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Finally, a court has set a precedent for an issue that's been
plaguing paralegals for years -- should paralegals be exempt or
nonexempt from overtime pay? Or is it a precedent? Here's what
On September 22, 1994, the United States Department of Labor (DOL)
abandoned its appeal with prejudice in DOL v. Page & Addison P.C.,
U.S. Dist. Court, Northern District of Texas, Dallas Division No.
3:91-CV-3655-P (Page & Addison). There will be no written Fifth
Circuit Court decision filed in New Orleans Appellate Court No. 94-
10435 affirming or overturning the district court's jury finding that
23 paralegals at the ten-lawyer firm are exempt from the overtime
requirements of the Fair Labor Standards Act enacted in 1938 (FLSA).
The jury's decision, entered on March 10, 1994, is binding. Its
decision is based upon the administrative exemption as set forth in
29 CFR 541.1 and 541.101 through 541.119. Exempt status applies to
Page & Addison's paralegals because each one was found to exercise
independent judgment and discretion when she performed her duties and
fulfilled her responsibilities, even though a supervisory attorney
must approve or reject the paralegal's work.
The Page & Addison is fact-specific; it relates only to paralegals
employed by that firm. This decision may trigger additional
litigation to exempt paralegals from overtime on a case-by-case basis
because a decision from the Untied States District Court, Northern
District of Texas, may have no effect upon paralegals in other parts
of the country. At this time, no opinion letter of the Wage-Hour
Administration exempting paralegals as a class from the Act is
forthcoming. The DOL considers paralegals as a class nonexempt from
the FLSA. If other court cases are decided in the future, the DOL
may schedule comment periods or hearings to propose a change to the
Regulations. The DOL might re-examine the issue to clear guidelines
for a firm to make a reasonable determination about the status of
its paralegals. Each law firm would have to determine its
paralegals' status based upon job descriptions and the duties it
delegates to paralegals.
Surveys show that about 50 percent of employers pay paralegals for
overtime and the other half do not pay them overtime for the same
tasks. The surveys also indicate that exempt paralegals are not
necessarily delegated more responsible tasks than are nonexempt ones.
Attorneys do not distinguish between exempt and nonexempt tasks.
Thus, it has not been determined if exemption for paralegals as a
class will expand duties in the paralegal profession.
Paralegals favoring overtime pay contend that exempt paralegals are
not paid at a higher rate to compensate them for the added hours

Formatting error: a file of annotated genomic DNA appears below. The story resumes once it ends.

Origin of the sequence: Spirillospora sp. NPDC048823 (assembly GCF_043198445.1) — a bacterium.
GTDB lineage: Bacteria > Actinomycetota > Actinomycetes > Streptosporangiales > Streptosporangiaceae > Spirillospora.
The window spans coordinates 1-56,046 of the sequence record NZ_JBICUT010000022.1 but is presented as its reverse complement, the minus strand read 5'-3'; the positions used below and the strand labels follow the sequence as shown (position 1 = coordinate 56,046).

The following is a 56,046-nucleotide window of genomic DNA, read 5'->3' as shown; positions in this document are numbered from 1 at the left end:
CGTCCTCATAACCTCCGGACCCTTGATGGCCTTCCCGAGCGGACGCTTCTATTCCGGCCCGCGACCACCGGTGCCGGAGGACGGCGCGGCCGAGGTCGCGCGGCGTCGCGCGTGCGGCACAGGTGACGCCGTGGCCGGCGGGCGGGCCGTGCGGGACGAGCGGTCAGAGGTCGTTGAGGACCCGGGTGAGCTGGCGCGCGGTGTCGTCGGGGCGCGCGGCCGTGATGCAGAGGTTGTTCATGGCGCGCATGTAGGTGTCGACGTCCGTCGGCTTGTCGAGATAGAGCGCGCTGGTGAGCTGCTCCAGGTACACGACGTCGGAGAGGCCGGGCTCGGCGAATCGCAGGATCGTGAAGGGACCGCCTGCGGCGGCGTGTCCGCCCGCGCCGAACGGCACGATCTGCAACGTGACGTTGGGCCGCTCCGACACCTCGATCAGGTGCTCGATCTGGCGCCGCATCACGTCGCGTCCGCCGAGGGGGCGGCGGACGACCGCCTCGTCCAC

worked. According to the July 1994 Law Office Management &
Administrator Report, exempt paralegals average $32,798 per year and
nonexempt paralegals average $30,312. Although it appears that the
FLSA intended exempt employees to be paid more than an average
salary, the regulations requiring a minimum of $250 per week
($13,000) per year) be paid to exempt employees have not been changed
since 1974 due to political reasons.
Some paralegals are not convinced that they gain the financial
rewards, status and the perceived professional image that goes along
with exemption from the Act. The price of giving up overtime pay,
mastering the knowledge necessary to perform profitable tasks for
their employers, and taking the risks necessary to excel to top-notch
levels in this profession may not reward paralegals their expected
Because no clear consensus on this issue exists among paralegals and
their employers, NFPA delegates have decided to continue monitoring
the issue and not to take a formal position on it yet. Paralegals
and legal administrators could work with their employers on defining
the issue. Unless government regulations are changed, other law
firms may find themselves in the same position as Page & Addison. At
this point, paralegals and attorneys nationwide must accept the DOL's
policy of nonexempt status for paralegals as a class. If a law
office or department is not paying its paralegals overtime, it should
review its policies to ensure it complies with federal and state
laws. The prudent employer must use not only the Page & Addison
court decision, but also the regulations or an amendment to statutes
as guides to avoid exposing its firm to noncompliance.
With the absence of regulations that apply specifically to the
paralegal profession, it is up to the employer to delegate
appropriate tasks to its paralegals to allow exemption from the FLSA
on a case-by-case basis and to comply with 29 U.S.C. 213(a)(1). The
employer always carries the burden of proving the exemption. An
employer who repeatedly and willfully violates the Act could be
subject to a fine or $10,000 and imprisonment of up to six months.
The employer violating the Act is potentially liable to the employee
in the amount of overtime, together with an additional amount as
liquidated damages and a reasonable attorney fee.
This article was prepared by Dorene Ridgeway, chair of NFPA's Ad Hoc
Committee on Exempt/Nonexempt Status and has served on various
committees with the Washington State Paralegal Associaton since 1980.
A collection and commerical litigation paralegal at the Seattle law
firm Lane Powel Spears Lubersky, she holds a B.S. in Business and
From The National Federation of Paralegal Associations
Post Office Box 33108 Kansas City, Missouri 64114
Tel.: 816-941-4000 Fax : 816-941-2725
Internet: [email protected]
[I-L Note: This is an excellent organization who could use your
support. Check out their Web Site at http://www.paralegals.org]
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